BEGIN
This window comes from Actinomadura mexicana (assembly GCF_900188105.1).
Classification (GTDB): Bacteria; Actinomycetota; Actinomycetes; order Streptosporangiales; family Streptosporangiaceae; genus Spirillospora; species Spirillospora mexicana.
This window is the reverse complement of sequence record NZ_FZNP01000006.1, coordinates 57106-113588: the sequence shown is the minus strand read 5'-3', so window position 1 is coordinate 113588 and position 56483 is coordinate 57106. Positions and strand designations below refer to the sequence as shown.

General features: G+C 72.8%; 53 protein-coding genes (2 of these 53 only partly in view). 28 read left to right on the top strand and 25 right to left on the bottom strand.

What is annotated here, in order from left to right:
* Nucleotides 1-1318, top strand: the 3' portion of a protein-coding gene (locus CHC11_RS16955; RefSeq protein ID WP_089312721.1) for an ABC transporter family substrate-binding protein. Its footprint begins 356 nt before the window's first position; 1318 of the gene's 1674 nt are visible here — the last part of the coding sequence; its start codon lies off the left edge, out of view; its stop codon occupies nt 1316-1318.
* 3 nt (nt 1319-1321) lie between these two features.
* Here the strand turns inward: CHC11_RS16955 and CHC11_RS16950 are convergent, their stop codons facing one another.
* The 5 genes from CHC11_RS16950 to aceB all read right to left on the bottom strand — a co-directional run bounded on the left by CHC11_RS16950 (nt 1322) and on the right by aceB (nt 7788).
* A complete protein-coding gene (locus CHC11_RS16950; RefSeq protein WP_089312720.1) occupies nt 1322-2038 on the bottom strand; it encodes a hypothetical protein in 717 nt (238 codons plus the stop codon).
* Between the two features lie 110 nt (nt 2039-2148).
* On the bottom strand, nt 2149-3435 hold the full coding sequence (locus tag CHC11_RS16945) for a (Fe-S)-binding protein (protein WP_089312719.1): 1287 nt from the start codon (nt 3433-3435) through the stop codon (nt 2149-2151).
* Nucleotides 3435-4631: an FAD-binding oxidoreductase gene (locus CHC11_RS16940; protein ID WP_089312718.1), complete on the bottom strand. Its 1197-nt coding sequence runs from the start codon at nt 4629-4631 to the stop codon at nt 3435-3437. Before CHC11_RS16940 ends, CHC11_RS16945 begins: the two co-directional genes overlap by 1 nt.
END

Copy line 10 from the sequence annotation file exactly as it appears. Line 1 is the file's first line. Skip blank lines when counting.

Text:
* A complete protein-coding gene (locus CHC11_RS16950; RefSeq protein WP_089312720.1) occupies nt 1322-2038 on the bottom strand; it encodes a hypothetical protein in 717 nt (238 codons plus the stop codon).